In 1997 BFT was offered the chance to buy Bailhill and Lindeanburn woods near Selkirk. A public meeting was organised in the adjacent village of Lindean to encourage local people to consider setting up a woodland management committee and a new community woodland. BFT expected local enthusiasm for the project to be high, but there was significant opposition to the idea of setting up a community woodland. Although this opposition made BFT doubt the value of purchasing the wood, local interest in the project steadily increased after it was bought, and today the woodland is run almost independently by a voluntary group of local people who have formed Lindean Community Woodland Association.

Community consultation has not always resulted in mutual agreement, and compromise has not always been reached. There is a vocal group in the Moffat Water valley opposed to the removal of feral goats from Carrifran valley and the general wildlife policy of the Wildwood project. The group's demands threaten the successful establishment of woodland in the valley, and despite numerous meetings with BFT staff and the volunteers in the Wildwood group, progress has not been made towards an agreement on the best way forward.

The Future

BFT is reaching its first milestone - the successful completion of the projects developed and implemented as part of the Millennium Forest for Scotland initiative. Although participation in the initiative has caused frustrations, as staff and volunteers have felt that too much emphasis is put on continuous project reporting and the production of work programmes and cash-flow projections, these demands have given BFT an organisational rigour that it might not otherwise have had.

BFT has grown in confidence over the last few years. Our experience has shown that community-based voluntary organisations have to work proportionally much harder than larger, longer-established organisations to demonstrate credibility to funders and government agencies, but that community-based groups can achieve just as impressive results on the ground. There is also a natural tension between being a community-based organisation and an efficient business-like organisation, and we feel we are getting the balance right.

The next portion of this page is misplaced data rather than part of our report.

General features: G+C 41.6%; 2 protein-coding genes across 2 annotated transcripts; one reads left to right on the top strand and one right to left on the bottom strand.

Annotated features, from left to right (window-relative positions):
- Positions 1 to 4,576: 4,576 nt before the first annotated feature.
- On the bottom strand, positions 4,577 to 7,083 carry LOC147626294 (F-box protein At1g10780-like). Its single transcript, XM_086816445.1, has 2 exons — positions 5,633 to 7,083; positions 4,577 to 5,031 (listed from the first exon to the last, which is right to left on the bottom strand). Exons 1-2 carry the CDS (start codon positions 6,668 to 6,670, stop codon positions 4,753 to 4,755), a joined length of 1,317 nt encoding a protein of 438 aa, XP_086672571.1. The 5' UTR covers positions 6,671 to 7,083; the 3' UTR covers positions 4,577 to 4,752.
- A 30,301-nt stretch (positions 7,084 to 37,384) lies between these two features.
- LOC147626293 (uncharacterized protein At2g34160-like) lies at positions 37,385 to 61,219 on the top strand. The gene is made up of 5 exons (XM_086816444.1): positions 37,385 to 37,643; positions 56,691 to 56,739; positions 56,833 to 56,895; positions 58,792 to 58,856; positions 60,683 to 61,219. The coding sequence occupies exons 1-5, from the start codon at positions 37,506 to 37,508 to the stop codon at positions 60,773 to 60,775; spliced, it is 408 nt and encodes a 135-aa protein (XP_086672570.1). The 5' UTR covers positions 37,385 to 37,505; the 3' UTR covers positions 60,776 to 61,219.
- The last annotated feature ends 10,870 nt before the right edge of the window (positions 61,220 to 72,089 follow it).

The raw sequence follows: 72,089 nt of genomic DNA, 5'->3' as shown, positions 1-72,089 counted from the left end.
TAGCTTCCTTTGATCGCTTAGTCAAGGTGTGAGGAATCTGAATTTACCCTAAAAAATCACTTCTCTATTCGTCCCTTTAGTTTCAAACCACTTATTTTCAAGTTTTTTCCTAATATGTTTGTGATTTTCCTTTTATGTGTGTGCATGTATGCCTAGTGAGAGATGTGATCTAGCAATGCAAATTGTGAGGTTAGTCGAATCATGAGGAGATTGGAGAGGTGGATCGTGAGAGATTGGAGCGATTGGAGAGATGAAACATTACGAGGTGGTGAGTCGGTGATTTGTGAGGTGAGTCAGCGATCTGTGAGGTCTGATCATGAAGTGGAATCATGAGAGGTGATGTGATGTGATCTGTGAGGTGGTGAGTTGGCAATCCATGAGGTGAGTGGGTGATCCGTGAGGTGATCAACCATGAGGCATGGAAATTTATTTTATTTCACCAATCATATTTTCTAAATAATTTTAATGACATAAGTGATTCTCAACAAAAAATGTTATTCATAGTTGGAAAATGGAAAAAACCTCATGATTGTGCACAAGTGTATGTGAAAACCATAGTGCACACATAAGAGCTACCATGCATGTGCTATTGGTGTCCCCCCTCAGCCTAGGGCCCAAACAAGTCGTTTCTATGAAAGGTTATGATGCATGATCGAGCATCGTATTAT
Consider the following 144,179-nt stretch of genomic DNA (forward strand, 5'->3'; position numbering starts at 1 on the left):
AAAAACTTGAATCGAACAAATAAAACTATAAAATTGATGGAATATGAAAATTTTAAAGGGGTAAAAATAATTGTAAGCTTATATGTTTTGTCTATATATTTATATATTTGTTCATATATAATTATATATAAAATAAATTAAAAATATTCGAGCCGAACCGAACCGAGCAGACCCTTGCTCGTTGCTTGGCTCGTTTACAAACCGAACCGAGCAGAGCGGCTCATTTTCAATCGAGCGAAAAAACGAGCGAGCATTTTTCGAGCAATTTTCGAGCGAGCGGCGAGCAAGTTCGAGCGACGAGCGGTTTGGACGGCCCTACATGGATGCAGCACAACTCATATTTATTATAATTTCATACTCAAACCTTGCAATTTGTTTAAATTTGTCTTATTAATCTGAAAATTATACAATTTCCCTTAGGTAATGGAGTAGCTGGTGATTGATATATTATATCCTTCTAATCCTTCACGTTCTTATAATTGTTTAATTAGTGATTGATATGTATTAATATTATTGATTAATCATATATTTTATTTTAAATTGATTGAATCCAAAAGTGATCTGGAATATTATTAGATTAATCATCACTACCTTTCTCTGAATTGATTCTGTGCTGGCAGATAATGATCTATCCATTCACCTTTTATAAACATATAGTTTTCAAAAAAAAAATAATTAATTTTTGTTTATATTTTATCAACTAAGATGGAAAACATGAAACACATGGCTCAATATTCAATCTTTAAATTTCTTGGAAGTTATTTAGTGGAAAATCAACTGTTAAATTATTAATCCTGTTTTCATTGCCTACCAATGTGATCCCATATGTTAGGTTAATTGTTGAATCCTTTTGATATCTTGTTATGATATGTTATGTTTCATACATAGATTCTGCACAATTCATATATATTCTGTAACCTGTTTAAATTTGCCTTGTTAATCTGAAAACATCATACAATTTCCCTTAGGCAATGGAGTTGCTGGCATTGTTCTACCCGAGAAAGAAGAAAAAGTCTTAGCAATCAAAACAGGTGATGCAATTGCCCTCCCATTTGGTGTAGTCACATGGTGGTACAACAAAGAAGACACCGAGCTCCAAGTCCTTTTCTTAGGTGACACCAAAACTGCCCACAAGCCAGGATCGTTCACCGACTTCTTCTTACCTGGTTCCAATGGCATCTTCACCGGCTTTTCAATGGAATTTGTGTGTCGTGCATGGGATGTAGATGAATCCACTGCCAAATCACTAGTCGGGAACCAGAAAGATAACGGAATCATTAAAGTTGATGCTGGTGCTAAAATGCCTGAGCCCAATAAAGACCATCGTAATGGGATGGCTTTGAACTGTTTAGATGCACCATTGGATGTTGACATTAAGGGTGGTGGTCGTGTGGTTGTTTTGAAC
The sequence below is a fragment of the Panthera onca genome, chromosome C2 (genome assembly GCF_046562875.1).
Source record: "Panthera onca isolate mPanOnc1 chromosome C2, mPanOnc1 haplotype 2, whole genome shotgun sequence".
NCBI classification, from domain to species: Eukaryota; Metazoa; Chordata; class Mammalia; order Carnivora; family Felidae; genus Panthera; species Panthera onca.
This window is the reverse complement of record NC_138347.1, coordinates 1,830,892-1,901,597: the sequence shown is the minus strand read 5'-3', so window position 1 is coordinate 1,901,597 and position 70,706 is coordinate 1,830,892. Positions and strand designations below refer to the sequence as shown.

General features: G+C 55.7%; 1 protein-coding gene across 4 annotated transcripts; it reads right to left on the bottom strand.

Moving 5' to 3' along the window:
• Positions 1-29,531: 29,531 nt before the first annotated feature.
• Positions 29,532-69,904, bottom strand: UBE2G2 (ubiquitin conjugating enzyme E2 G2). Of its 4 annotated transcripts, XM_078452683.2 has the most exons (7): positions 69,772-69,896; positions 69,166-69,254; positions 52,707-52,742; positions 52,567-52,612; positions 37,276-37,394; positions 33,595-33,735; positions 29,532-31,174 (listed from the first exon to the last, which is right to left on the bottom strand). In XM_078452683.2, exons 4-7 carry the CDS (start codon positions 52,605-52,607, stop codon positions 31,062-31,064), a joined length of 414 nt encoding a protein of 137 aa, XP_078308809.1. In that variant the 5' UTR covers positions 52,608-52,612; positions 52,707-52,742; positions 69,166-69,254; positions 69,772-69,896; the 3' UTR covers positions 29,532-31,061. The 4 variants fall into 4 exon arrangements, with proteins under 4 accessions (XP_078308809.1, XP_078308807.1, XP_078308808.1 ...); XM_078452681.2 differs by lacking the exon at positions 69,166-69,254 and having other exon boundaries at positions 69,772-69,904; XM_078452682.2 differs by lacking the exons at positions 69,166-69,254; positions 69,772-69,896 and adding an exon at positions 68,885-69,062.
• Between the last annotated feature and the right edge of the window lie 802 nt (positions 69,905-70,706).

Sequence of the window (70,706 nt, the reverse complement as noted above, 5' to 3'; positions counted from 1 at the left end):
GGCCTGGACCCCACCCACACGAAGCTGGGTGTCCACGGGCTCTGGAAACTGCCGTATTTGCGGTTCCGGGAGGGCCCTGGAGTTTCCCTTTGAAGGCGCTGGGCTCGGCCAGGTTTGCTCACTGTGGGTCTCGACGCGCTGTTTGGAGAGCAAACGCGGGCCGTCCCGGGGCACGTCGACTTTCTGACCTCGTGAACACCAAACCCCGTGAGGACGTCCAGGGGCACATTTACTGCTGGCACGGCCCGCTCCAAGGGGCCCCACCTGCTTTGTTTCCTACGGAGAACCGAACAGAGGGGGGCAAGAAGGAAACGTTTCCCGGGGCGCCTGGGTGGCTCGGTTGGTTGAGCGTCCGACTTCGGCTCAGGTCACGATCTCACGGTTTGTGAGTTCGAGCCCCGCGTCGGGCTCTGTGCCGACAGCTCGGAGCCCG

One of the main constraints to the future development of the Trust is the fact that the majority of the Trust's income is still derived from a relatively small number of funding sources. The Trust, like many similar voluntary organisations, finds it difficult to secure enough core funding to maintain efficient and effective core functions - most core staff, including the Trust Co-ordinator, also manage projects. Funders continue to place emphasis on funding new projects and initiatives over the short term, and the Trust is still heavily reliant on the additional voluntary effort of staff, as well as on the Trustees and project volunteers, to deliver all its objectives.

The other main constraint on the future development of the Trust is the lack of affordable land for sale in the Borders. The Trust has tried to get round this problem by entering into land management agreements with landowners, including the local council and farmers, as well as opportunistically buying areas of land that have come up for sale when funding has been available. If the Trust is going to realise its vision, communities need to have the option to buy land on the scale of the Wildwood Project site, to extend significantly the boundaries of what can be achieved.

We were fortunate last year to secure three years of grant funding from SNH and WWF, and are currently working on developing new fund-raising strategies to increase the diversity of our income and the long-term viability of the trust. We also plan to commission a formal evaluation of the impact of the work of the trust on the local environment, and on local communities and their economy. We hope this will help to demonstrate the value of native woodland restoration and community decision-making not just for the Borders but for the whole of Scotland.